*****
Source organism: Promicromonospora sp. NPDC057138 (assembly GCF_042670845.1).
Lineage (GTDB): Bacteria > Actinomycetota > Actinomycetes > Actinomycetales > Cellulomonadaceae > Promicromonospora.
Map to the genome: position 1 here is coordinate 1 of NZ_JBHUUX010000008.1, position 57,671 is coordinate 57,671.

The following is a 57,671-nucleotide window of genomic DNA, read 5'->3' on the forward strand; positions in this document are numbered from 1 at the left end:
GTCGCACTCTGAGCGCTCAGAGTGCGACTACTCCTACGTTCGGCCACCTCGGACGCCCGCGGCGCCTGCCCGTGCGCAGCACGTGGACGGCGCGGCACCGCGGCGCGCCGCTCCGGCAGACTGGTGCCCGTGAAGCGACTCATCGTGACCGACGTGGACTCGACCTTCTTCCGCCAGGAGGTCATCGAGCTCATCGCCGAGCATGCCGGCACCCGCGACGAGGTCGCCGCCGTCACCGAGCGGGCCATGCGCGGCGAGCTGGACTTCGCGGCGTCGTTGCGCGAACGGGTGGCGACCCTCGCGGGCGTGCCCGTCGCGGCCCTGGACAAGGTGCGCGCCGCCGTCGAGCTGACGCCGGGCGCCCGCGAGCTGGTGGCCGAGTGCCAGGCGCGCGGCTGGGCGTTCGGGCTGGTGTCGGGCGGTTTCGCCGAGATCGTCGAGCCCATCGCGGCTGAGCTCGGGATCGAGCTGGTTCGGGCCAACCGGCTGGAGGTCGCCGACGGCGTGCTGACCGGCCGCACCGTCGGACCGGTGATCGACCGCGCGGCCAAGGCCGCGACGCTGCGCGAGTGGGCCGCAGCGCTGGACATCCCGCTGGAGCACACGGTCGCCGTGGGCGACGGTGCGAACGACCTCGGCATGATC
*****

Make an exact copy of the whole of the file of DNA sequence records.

Source organism: Promicromonospora sp. NPDC057138 (assembly GCF_042670845.1).
Lineage (GTDB): Bacteria > Actinomycetota > Actinomycetes > Actinomycetales > Cellulomonadaceae > Promicromonospora.
Map to the genome: position 1 here is coordinate 1 of NZ_JBHUUX010000008.1, position 57,671 is coordinate 57,671.

The following is a 57,671-nucleotide window of genomic DNA, read 5'->3' on the forward strand; positions in this document are numbered from 1 at the left end:
GTCGCACTCTGAGCGCTCAGAGTGCGACTACTCCTACGTTCGGCCACCTCGGACGCCCGCGGCGCCTGCCCGTGCGCAGCACGTGGACGGCGCGGCACCGCGGCGCGCCGCTCCGGCAGACTGGTGCCCGTGAAGCGACTCATCGTGACCGACGTGGACTCGACCTTCTTCCGCCAGGAGGTCATCGAGCTCATCGCCGAGCATGCCGGCACCCGCGACGAGGTCGCCGCCGTCACCGAGCGGGCCATGCGCGGCGAGCTGGACTTCGCGGCGTCGTTGCGCGAACGGGTGGCGACCCTCGCGGGCGTGCCCGTCGCGGCCCTGGACAAGGTGCGCGCCGCCGTCGAGCTGACGCCGGGCGCCCGCGAGCTGGTGGCCGAGTGCCAGGCGCGCGGCTGGGCGTTCGGGCTGGTGTCGGGCGGTTTCGCCGAGATCGTCGAGCCCATCGCGGCTGAGCTCGGGATCGAGCTGGTTCGGGCCAACCGGCTGGAGGTCGCCGACGGCGTGCTGACCGGCCGCACCGTCGGACCGGTGATCGACCGCGCGGCCAAGGCCGCGACGCTGCGCGAGTGGGCCGCAGCGCTGGACATCCCGCTGGAGCACACGGTCGCCGTGGGCGACGGTGCGAACGACCTCGGCATGATC